How to distinguish between reactive attachment and autism

Background: Autism Spectrum Disorder (ASD) versus Reactive Attachment Disorder (RAD) is a common diagnostic challenge for clinicians due to overlapping difficulties with social relationships. RAD is associated with neglect or maltreatment whereas ASD is not: accurate differential diagnosis is therefore critical. Very little research has investigated the relationship between the two, and it is unknown if standardised measures are able to discriminate between ASD and RAD. The current study aimed to address these issues.

Methods: Fifty eight children with ASD, and no history of maltreatment, were group matched on age with 67 children with RAD. Group profiles on multi-informant measures of RAD were investigated and group differences explored. Discriminant function analysis determined assessment features that best discriminated between the two groups.

Results: Although, according to parent report, children with ASD presented with significantly fewer indiscriminate friendliness behaviours compared to the RAD group (p<0.001), 36 children with ASD appeared to meet core RAD criteria. However, structured observation clearly demonstrated that features were indicative of ASD and not RAD for all but 1 of these 36 children.

Conclusions: Children with RAD and children with ASD may demonstrate similar social relationship difficulties but there appears to be a difference in the social quality of the interactions between the groups. In most cases it was possible to differentiate between children with ASD and children with RAD via structured observation. Nevertheless, for a small proportion of children with ASD, particularly those whose difficulties may be more subtle, our current standardised measures, including structured observation, may not be effective in differentiating RAD from ASD.

Keywords: Autism spectrum disorder; Differential diagnosis; Indiscriminate friendliness; Observation; Reactive attachment disorder; Social relationships.

Children with ASD and children with RAD may appear to present with similar social relationship difficulties.

Accurate diagnosis is of the essence; ASD is a heritable neurodevelopmental disorder whereas RAD is caused by maltreatment.

The ASD group had significantly less indiscriminate friendliness symptoms than the RAD group, on parent report.

There was a difference in the quality of the social interaction difficulties between groups.

Structured observation was the best discriminatory tool; some misclassifications highlight need to develop tools further.

Abstract

Background

Autism Spectrum Disorder (ASD) versus Reactive Attachment Disorder (RAD) is a common diagnostic challenge for clinicians due to overlapping difficulties with social relationships. RAD is associated with neglect or maltreatment whereas ASD is not: accurate differential diagnosis is therefore critical. Very little research has investigated the relationship between the two, and it is unknown if standardised measures are able to discriminate between ASD and RAD. The current study aimed to address these issues.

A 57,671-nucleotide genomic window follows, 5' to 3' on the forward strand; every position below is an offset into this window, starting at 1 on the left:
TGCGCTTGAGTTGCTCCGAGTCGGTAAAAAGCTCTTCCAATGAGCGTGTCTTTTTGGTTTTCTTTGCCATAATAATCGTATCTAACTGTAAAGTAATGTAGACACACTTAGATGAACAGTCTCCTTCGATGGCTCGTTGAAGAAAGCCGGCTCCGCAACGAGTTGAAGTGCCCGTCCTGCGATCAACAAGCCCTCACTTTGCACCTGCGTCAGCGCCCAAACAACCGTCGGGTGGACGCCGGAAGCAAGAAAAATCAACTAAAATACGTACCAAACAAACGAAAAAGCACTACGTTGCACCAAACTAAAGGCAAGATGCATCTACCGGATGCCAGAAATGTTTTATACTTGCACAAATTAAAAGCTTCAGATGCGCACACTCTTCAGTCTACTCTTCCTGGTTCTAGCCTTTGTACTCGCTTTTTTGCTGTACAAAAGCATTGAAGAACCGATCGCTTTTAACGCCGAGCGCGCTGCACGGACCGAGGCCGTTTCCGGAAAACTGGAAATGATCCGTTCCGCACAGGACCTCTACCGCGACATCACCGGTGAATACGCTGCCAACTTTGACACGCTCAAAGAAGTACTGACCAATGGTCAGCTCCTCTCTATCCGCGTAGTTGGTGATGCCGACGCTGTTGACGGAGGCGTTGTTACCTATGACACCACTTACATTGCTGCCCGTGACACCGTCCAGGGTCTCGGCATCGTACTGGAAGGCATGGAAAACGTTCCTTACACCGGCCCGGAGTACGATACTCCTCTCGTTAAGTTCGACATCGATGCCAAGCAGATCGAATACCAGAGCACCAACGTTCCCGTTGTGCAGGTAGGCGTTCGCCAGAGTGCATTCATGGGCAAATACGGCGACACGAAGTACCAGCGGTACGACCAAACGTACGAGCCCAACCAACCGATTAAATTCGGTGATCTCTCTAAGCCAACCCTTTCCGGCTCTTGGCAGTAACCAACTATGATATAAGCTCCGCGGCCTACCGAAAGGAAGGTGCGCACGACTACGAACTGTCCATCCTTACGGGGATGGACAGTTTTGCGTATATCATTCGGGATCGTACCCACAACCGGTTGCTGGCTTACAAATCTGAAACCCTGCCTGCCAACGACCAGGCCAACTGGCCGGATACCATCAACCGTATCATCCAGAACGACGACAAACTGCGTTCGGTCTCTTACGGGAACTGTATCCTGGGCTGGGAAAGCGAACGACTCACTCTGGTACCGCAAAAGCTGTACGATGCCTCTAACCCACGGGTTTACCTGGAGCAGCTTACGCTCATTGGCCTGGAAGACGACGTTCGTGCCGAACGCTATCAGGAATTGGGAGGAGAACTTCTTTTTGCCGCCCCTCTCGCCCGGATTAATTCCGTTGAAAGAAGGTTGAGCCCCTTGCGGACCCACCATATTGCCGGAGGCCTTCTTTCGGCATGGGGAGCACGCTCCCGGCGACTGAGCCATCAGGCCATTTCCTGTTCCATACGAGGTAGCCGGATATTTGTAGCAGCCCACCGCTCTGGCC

Methods

Fifty eight children with ASD, and no history of maltreatment, were group matched on age with 67 children with RAD. Group profiles on multi-informant measures of RAD were investigated and group differences explored. Discriminant function analysis determined assessment features that best discriminated between the two groups.

Results

Although, according to parent report, children with ASD presented with significantly fewer indiscriminate friendliness behaviours compared to the RAD group (p < 0.001), 36 children with ASD appeared to meet core RAD criteria. However, structured observation clearly demonstrated that features were indicative of ASD and not RAD for all but 1 of these 36 children.

Conclusions

Children with RAD and children with ASD may demonstrate similar social relationship difficulties but there appears to be a difference in the social quality of the interactions between the groups. In most cases it was possible to differentiate between children with ASD and children with RAD via structured observation. Nevertheless, for a small proportion of children with ASD, particularly those whose difficulties may be more subtle, our current standardised measures, including structured observation, may not be effective in differentiating RAD from ASD.

Susan Dickerson Mayes, Department of Psychiatry (H073), Penn State College of Medicine, Penn State Health Milton S. Hershey Medical Center, 500 University Drive, Hershey, PA 17033, USA. Email: [email protected]

Abstract

DSM-5 (Diagnostic and Statistical Manual of Mental Disorders, 5th edition) Reactive Attachment Disorder (RAD) and Disinhibited Social Engagement Disorder (DSED) are rare disorders sharing social difficulties with autism. The DSM-5 and ICD-10 (International Classification of Diseases, 10th revsion) state that RAD/DSED should not be diagnosed in children with autism. The purpose of our study is to determine whether children can meet criteria for both autism and RAD/DSED and to identify specific symptoms discriminating the disorders. Subjects were 486 children with autism and no RAD/DSED and 20 with RAD/DSED, 4–17 years of age. In total, 13 children with RAD/DSED met criteria for autism. Using the Checklist for Autism Spectrum Disorder (CASD), there was no overlap in total scores between the RAD/DSED with autism group (score range = 15–27) versus the RAD/DSED without autism group (range = 7–10 ). The autism with and without RAD/DSED groups did not differ in CASD scores. Nine of the CASD autism symptoms were found only in the autism with and without RAD/DSED groups. Our study demonstrates that children can meet criteria for both autism and RAD/DSED and that the disorders are easily differentiated by the presence of specific autism symptoms. Autism is a neurogenetic disorder, and RAD/DSED results from severe social–emotional maltreatment. Given the different etiologies, there is no reason why a child cannot have both disorders.